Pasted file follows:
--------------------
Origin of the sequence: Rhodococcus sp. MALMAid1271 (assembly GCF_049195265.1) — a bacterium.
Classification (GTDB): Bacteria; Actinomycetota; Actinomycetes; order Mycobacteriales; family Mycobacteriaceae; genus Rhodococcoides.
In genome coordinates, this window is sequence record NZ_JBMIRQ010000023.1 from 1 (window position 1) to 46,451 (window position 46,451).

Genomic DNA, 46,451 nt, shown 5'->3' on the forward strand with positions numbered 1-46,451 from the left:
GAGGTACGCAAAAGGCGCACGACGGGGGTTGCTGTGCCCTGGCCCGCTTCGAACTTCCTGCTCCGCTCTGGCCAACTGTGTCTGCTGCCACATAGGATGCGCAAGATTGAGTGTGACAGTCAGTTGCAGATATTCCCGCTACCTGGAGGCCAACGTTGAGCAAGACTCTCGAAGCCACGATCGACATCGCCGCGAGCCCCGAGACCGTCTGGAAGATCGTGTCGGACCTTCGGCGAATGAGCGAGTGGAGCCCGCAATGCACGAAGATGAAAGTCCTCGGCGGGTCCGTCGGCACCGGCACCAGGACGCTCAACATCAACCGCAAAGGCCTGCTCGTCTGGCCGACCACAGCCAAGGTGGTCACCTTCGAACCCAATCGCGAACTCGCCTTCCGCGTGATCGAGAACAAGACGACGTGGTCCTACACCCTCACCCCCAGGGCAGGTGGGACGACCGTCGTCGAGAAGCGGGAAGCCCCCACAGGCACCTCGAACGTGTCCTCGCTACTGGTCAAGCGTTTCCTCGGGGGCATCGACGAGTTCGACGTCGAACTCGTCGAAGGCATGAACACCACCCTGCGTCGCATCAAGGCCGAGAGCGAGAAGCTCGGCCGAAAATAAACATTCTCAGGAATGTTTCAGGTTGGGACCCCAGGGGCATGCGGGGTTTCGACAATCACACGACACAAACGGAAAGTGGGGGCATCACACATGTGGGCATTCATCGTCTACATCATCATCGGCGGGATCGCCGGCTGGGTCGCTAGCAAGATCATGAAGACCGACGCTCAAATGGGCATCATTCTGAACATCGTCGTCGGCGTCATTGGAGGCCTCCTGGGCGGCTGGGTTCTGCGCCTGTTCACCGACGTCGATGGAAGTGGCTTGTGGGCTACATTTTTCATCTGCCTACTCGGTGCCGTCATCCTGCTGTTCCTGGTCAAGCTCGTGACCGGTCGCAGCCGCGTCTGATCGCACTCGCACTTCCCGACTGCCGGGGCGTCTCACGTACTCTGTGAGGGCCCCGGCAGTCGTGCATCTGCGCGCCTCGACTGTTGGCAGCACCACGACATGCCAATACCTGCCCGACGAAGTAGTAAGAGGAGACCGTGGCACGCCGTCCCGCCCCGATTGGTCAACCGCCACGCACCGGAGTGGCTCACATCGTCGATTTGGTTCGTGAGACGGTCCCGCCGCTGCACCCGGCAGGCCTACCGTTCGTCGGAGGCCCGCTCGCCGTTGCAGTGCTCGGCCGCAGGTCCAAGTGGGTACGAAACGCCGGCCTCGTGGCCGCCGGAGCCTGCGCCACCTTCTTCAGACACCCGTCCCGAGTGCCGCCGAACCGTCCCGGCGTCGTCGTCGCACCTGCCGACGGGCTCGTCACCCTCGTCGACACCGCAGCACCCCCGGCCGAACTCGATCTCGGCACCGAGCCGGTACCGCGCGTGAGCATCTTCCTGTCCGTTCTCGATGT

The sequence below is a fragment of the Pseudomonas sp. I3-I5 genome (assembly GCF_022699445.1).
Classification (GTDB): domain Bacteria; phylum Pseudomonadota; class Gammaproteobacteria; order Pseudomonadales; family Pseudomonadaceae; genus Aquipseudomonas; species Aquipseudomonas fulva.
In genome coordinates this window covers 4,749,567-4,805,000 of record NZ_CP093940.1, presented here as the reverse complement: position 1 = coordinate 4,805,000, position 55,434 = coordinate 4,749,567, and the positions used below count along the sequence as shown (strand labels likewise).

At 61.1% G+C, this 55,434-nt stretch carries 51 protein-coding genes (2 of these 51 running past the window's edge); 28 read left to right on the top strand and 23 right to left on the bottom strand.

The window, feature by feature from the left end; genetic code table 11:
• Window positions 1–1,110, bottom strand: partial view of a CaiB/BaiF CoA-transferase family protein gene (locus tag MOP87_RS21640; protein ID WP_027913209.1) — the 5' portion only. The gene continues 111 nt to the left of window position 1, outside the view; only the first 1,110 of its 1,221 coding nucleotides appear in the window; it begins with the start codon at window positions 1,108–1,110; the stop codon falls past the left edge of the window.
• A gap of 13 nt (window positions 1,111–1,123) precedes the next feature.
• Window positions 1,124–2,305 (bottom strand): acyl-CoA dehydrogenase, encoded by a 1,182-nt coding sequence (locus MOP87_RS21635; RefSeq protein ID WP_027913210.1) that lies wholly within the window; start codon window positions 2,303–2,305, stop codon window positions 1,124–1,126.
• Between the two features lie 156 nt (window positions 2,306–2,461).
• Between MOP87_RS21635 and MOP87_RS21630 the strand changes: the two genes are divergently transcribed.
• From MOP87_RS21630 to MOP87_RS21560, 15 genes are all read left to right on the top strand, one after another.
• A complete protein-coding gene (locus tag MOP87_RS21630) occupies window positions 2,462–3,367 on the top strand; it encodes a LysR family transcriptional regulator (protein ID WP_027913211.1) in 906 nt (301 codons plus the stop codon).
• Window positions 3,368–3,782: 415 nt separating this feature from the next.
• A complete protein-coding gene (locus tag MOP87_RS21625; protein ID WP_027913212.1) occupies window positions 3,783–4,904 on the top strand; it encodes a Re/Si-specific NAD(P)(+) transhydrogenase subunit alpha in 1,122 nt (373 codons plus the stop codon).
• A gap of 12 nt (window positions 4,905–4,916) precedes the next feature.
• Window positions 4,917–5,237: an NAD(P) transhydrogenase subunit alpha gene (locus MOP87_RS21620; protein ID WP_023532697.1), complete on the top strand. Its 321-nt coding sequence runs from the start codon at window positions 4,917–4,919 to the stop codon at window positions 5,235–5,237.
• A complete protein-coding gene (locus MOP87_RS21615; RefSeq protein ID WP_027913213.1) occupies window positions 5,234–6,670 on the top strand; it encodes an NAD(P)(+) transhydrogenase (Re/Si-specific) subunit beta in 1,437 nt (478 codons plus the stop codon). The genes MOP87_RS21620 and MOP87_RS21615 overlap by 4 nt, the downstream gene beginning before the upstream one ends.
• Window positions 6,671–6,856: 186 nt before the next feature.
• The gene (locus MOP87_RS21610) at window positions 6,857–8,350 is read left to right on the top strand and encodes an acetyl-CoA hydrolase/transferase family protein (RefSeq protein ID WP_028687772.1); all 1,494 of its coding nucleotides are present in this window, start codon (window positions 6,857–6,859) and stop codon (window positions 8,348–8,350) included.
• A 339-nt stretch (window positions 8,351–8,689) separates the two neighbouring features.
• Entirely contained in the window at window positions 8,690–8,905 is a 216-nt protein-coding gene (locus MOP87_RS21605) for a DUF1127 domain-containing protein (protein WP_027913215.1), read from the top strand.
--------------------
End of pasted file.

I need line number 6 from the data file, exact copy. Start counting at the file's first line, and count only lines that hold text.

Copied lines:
The sequence below is a fragment of the Pseudomonas sp. I3-I5 genome (assembly GCF_022699445.1).